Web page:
Strike holding the public hostage
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Union members of Seoul Metro, which operates subway lines No. 1 to No. 8 and some sections of line No. 9, started a strike on Wednesday. After the corporation used replacements for unionized members, Seoul could avoid chaos, but temporarily. If the strike continues, the operating rate of the Seoul subway will fall to 50 percent to cause a crisis for public transport in the capital. If Korail — the operator of trains across the country and for outer sections of Seoul subway lines No. 1, 3, and 4 — joins the strike on Friday, commuters will suffer even more inconvenience.
Seoul Metro came up with a plan to lay off 1,539 workers by 2026 to help reduce its annual 1-trillion-won ($757.9 million) deficit from the Moon Jae-in administration’s decision in 2018 to put 1,285 contract workers on the permanent payroll. At a legislative audit of the corporation, it was found that a considerable number of workers related to full-time employees were hired. But the labor union demands the conservative Yoon Suk-yeol administration stop its restructuring plan and hire more workers.
You can hardly attribute Seoul Metro’s massive deficit to growing personnel cost alone. For instance, the free ride of senior citizens aged 65 and older resulted in 370.9 billion won of losses in 2019 alone. The government compensates some of Korail’s losses, but not Seoul Metro. A rapid increase in the population of the elderly will certainly exacerbate the financial plight of Seoul Metro further.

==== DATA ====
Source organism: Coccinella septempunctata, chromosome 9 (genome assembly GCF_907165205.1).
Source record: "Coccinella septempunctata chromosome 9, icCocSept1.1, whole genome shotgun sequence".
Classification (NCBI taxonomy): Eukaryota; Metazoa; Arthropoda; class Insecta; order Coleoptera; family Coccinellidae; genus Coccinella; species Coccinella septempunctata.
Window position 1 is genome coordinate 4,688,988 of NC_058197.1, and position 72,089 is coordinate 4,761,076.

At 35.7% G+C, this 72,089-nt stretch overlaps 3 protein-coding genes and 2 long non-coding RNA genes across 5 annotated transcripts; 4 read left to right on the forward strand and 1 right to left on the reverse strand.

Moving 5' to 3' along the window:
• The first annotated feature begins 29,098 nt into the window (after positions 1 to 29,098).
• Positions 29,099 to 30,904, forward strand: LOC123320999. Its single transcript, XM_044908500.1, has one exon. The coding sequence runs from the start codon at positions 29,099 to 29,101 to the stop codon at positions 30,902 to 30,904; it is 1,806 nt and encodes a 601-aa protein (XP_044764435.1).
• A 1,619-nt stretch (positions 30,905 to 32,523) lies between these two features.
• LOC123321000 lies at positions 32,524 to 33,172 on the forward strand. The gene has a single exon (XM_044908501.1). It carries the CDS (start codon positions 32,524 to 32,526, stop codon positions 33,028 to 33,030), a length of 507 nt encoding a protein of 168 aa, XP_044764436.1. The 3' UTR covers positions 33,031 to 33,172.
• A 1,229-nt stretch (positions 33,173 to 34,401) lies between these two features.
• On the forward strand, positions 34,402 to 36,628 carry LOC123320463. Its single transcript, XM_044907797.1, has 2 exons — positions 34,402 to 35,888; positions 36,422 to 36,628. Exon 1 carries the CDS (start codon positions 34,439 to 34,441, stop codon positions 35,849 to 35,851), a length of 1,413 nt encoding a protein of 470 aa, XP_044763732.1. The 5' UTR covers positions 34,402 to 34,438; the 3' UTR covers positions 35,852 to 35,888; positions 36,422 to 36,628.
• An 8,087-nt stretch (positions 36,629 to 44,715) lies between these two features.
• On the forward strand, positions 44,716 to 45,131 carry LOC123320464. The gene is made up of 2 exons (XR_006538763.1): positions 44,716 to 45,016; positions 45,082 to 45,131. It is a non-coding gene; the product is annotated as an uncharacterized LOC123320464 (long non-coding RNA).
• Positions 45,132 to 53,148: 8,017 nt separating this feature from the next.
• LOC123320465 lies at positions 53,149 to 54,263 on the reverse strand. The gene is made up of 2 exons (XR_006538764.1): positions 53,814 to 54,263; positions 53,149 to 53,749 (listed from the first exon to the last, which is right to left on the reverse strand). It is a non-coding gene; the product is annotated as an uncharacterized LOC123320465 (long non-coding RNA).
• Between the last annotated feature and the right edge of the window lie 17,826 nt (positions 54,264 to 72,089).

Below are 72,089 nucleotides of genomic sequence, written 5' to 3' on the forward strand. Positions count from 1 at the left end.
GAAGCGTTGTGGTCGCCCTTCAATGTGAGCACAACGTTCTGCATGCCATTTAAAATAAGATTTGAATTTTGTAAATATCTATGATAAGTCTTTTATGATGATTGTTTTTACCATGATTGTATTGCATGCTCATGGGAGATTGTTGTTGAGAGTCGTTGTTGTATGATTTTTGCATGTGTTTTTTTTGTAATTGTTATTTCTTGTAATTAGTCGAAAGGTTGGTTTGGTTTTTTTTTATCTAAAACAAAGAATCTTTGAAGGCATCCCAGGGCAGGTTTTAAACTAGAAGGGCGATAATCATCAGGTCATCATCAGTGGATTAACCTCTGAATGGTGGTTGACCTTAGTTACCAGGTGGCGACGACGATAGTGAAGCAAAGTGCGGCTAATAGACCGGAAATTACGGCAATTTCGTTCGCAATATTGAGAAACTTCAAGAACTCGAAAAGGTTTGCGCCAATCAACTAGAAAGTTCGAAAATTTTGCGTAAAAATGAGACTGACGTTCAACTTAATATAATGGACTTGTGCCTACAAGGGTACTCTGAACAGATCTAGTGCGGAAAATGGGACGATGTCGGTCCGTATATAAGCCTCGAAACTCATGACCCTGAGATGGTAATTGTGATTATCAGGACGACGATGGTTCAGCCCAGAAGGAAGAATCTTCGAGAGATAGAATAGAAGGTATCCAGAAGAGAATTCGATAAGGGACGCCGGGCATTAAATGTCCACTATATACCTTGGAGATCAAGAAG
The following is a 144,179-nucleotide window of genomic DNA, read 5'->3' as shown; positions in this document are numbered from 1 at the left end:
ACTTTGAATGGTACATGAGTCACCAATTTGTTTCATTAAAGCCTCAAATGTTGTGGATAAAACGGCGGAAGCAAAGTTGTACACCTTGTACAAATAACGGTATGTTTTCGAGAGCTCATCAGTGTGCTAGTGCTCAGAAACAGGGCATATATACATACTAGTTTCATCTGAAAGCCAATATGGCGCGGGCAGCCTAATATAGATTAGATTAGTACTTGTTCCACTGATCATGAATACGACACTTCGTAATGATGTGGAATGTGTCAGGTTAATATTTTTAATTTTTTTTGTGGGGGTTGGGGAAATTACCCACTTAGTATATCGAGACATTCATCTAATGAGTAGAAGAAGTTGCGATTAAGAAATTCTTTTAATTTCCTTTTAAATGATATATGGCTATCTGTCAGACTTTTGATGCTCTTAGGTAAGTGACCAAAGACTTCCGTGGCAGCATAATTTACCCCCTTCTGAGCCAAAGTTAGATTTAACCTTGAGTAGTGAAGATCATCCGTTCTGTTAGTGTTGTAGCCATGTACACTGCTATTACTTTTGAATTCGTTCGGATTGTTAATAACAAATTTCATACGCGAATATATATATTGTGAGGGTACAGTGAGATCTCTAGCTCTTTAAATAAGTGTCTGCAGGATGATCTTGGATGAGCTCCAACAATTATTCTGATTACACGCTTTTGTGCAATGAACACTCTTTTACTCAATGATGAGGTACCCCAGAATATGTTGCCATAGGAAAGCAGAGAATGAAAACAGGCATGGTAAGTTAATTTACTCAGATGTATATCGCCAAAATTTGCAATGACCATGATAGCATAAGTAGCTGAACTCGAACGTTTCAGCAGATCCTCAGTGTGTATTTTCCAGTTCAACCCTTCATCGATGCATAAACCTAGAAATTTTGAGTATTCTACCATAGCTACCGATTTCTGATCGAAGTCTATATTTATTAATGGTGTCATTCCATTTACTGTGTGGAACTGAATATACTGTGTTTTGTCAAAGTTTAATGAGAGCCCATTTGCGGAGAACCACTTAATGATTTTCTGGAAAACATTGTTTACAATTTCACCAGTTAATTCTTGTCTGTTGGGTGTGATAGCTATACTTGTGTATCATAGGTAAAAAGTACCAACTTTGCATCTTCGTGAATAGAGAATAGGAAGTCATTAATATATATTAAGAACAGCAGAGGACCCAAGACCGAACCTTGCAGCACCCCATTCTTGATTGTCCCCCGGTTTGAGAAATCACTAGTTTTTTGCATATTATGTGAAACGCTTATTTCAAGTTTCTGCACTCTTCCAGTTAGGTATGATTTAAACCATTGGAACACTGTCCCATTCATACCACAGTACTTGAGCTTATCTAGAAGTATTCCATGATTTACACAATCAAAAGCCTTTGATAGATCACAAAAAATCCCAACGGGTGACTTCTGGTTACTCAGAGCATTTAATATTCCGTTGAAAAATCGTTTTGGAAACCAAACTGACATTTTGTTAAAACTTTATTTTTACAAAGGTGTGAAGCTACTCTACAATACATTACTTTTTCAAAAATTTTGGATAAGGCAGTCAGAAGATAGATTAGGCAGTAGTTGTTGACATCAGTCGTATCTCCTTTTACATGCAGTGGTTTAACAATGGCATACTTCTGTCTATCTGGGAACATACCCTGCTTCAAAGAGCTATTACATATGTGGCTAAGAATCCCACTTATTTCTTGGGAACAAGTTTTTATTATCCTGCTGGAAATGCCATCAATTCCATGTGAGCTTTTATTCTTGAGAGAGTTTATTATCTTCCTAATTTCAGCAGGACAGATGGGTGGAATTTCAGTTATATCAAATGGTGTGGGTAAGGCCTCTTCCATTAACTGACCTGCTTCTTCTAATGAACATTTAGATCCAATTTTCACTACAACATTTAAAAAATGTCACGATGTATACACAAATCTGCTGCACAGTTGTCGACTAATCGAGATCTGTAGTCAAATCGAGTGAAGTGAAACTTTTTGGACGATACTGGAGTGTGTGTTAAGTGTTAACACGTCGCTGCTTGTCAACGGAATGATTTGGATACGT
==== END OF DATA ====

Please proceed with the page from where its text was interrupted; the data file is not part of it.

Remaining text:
And yet, the strike cannot be justified particularly when many citizens fear trains packed with passengers after the deadly crowd crush in Itaewon before Halloween. It is not right for railway workers to take hostage commuter safety for their own interests. If the operation rate of trains drops further as the strike continues, congestion of trains and stations will reach dangerous levels.
The union’s hardline stance is wrong. The management of Seoul Metro took a step back by postponing its layoff plan for one year, but the labor union sticks with its earlier demand for a complete withdrawal of the plan, which reminds us of the belligerent way of Cargo Truckers Solidarity, which shut 508 construction sites across the country.
Another Seoul Metro union comprised of young workers opposes the hardline strike orchestrated by the combative umbrella Korean Confederation of Trade Unions (KCTU). Members of the moderate union representing the young generation did not join the strike. The young group criticized the KCTU for its politically-charged slogans such as “We oppose the Korea-U.S. joint drills!”
Labor unions are now engrossed with protecting their own interests instead of calling for human rights for workers as in the past. A great number of non-union members even suffer discrimination from relatively small-sized union members. A mighty union cannot survive if it does not change.
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